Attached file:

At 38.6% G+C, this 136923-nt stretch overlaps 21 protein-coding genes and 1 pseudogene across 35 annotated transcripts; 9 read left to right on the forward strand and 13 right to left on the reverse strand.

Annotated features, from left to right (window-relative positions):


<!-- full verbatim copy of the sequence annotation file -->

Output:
At 38.6% G+C, this 136923-nt stretch overlaps 21 protein-coding genes and 1 pseudogene across 35 annotated transcripts; 9 read left to right on the forward strand and 13 right to left on the reverse strand.

Annotated features, from left to right (window-relative positions):